Interestingly, Rangsutra has a range of ‘zero-waste’ products made from leftover fabric which is showcased on their website. Since the enterprise gets bulk B2B orders, leftover fabric inevitably piles up. Not wanting to waste any fabric, the artisans started making bags, quilts, coasters, oven mitts, aprons, cushion covers, napkins, and garments from leftover fabric.
Also Read: Indian Yards: Bengaluru couple quits top MNCs for the love of hinterland; empowers indigenous women of the Nilgiris through Macramé craft
“Moreover, we are very conscious that both cotton cultivation and the textiles industry are highly polluting, especially the dyeing part. We have helped set up effluent treatment plants to address this issue. Secondly, through one of our global buyers, we are a part of an initiative called the ‘Better Cotton Initiative’ where superior processes using less water and pesticides are adopted while growing cotton. We are also trying to work with natural dyes. We have put up solar panels on a majority of our offices and centres and also use solar-powered looms,” says Sumita.
Rangsutra was planned to be a different kind of organisation – where everyone has a voice. People would come with different skills but all would be respected. The artisan shareholders are producers as well as decision-makers who participate actively in the supply chain as well as in governance.
Eighty per cent of the artisan shareholders are women. They feel they have a ‘right to work' on account of having a stake in the ownership of the company. They do not hesitate to ask for work. They use their income primarily to cater to the nutritional and educational needs of their children.
Also Read: Gujarat’s Rajiben Vankar: From living in a tent to weaving upcycled plastic, how this housewife set up a successful business from waste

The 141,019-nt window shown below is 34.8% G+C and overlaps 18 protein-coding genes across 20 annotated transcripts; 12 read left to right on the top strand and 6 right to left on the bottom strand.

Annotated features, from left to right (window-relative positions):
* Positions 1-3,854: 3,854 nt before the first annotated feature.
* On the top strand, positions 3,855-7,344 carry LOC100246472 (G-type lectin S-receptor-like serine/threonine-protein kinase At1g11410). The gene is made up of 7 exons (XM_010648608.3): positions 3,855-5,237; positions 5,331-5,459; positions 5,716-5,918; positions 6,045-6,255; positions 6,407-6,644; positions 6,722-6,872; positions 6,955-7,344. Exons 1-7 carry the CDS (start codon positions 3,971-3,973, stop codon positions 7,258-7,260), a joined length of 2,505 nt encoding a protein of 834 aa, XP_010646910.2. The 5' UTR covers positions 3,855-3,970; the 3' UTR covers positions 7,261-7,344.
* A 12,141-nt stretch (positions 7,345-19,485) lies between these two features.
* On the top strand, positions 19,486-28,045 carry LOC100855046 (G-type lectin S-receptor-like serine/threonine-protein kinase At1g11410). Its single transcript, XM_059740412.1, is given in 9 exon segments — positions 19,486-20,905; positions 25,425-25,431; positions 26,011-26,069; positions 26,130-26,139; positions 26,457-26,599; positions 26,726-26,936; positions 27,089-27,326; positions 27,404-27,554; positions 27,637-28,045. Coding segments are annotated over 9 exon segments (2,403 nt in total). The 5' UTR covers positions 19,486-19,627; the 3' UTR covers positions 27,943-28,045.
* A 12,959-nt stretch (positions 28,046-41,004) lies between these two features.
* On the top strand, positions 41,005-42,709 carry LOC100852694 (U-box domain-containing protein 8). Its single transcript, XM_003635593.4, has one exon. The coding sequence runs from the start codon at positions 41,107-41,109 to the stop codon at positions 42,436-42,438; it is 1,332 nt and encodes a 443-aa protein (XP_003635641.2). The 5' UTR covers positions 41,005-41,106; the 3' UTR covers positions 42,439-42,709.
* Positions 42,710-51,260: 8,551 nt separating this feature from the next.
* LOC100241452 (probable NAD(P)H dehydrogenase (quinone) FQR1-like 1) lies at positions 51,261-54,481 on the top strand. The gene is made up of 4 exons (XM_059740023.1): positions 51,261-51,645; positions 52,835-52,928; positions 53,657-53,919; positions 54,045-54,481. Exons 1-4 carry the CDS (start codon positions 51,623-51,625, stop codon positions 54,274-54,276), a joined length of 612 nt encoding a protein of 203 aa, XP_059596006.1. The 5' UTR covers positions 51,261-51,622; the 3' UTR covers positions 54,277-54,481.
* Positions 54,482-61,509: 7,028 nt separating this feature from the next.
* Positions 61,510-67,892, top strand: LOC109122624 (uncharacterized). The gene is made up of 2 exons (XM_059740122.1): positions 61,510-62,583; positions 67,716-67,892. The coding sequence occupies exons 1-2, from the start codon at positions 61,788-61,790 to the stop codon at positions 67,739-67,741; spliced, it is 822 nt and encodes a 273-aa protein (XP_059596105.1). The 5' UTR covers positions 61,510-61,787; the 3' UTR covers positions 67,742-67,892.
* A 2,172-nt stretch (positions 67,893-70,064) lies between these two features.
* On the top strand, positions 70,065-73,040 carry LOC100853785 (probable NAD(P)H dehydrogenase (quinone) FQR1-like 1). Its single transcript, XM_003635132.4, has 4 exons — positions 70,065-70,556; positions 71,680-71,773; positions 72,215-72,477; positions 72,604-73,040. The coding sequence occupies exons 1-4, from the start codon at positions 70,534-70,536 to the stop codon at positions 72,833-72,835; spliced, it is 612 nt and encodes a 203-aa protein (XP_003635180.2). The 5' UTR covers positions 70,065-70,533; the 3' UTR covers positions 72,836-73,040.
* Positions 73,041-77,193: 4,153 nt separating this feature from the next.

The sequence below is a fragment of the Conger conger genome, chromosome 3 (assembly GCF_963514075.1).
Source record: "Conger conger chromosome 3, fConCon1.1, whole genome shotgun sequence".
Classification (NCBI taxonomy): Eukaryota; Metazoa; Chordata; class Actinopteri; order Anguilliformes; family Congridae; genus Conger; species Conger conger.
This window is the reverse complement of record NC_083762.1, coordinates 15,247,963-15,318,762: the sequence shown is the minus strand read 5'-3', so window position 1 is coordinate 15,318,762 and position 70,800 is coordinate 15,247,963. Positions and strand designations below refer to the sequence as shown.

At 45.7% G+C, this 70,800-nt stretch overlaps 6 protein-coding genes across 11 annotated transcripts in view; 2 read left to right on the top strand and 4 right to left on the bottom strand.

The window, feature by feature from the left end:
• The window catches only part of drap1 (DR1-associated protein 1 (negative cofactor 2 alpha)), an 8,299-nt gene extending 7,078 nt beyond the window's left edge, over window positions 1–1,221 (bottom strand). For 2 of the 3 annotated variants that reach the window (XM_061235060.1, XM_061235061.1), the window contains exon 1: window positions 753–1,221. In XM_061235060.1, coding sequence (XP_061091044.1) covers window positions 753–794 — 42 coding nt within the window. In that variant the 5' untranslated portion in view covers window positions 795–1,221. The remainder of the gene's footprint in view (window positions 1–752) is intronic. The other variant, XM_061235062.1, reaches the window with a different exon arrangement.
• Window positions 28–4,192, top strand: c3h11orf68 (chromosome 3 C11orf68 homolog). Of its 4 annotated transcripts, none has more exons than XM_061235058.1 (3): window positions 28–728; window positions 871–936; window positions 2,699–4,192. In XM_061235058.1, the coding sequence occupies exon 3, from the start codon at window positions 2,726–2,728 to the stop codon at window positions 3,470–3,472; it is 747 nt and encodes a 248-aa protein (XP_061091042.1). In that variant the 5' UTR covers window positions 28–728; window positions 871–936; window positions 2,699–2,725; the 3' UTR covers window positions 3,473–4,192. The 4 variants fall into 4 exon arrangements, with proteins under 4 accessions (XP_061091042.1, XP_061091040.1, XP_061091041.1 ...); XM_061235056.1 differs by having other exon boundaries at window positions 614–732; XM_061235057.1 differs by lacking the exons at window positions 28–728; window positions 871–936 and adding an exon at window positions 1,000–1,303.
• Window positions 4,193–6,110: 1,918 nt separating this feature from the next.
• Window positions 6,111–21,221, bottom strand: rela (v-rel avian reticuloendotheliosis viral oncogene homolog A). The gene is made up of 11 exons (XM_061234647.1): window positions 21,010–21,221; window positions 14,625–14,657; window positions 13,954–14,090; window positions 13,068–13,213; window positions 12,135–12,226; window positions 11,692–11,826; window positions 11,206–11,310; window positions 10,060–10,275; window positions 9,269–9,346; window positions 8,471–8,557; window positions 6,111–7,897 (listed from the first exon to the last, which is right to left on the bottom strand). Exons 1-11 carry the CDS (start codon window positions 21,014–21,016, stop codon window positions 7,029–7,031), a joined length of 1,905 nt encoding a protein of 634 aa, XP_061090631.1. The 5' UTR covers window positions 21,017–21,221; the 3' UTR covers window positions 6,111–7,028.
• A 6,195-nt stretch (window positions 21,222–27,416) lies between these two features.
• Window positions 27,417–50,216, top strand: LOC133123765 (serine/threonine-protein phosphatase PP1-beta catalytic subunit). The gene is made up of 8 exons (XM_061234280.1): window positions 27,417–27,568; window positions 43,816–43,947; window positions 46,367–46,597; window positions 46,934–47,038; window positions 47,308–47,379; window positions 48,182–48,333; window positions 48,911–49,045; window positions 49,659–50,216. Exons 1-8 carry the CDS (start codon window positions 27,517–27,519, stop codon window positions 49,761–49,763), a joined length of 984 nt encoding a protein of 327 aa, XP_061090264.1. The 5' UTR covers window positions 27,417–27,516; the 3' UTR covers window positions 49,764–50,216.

“If you bring in income, you have a voice and status. So, these women have a powerful voice in both their families and the village community. Also, we have a dispersed supply chain which cannot be monitored centrally. That’s why we train artisans who have basic education to take up leadership roles as craft managers. They check the quality, interact with the other artisans, and make production plans. They work on a commission basis as managers and also earn by practising their craft. Being craft managers increase the confidence of the women.”
Taggu Devi, who has been working as a craft manager at the Barmer centre for four years, says she enjoys her work very much. She specialises in embroidery work. “I earn around Rs 6,000 a month after working for eight hours a day. I come to the centre to work. There are 60 artisans at my centre. I was trained by Rangsutra and now I teach younger members. I wish to learn more and develop new skills.”
According to Kamala Devi, the best thing about working for Rangsutra is getting the right price for her work.
She says many women dream of building their own houses with their earnings.
Rural supply chain
Rangsutra produces high-quality products on time though it has a predominantly rural supply chain. Explains Sumita: “The main challenge in rural production is quality and standardisation. We have to explain to our artisans why a medium-sized garment should have certain specific dimensions. Or say, on the design front, why a flower has to be embroidered in a particular place. We have finishing units to ensure the product is in good shape despite being transported from rural areas. We strive for both quality and timely delivery. On the latter front, since handwork takes time, we ask our buyers for sufficient time.”
Also Read: Gujarat’s Pabiben Rabari: from a daily wager to a millionaire entrepreneur
According to Sumita, COVID impacted them less because they were operating in rural areas. “We became digitally savvy to keep in touch with each other and the artisans. We also kept connecting with artisans on phone. The district collectors asked us to make large quantities of masks. So, that kept us busy. The B2B orders were not cancelled but deferred. Our major global buyer also gave us the grant to help support the artisans.”
This year, the enterprise had an annual sales turnover of Rs 26 crore and is aiming for Rs 30 crore next year. On the road ahead, Sumita says: “We are moving eastwards. We have started working in Jharkhand with bamboo artisans. That is a new and different kind of initiative. We want to work in Chhattisgarh and Jharkhand on crafting garments made of Kosa and Tussar silk. We want to revive the work we were doing in Manipur.”
(Aruna Raghuram is a freelance journalist based in Ahmedabad. She writes on parenting, personalities, women’s issues, environment, and other social causes.)
Also Read: Udaipur’s Sadhna: Where hundreds of disadvantaged women handcraft a secure future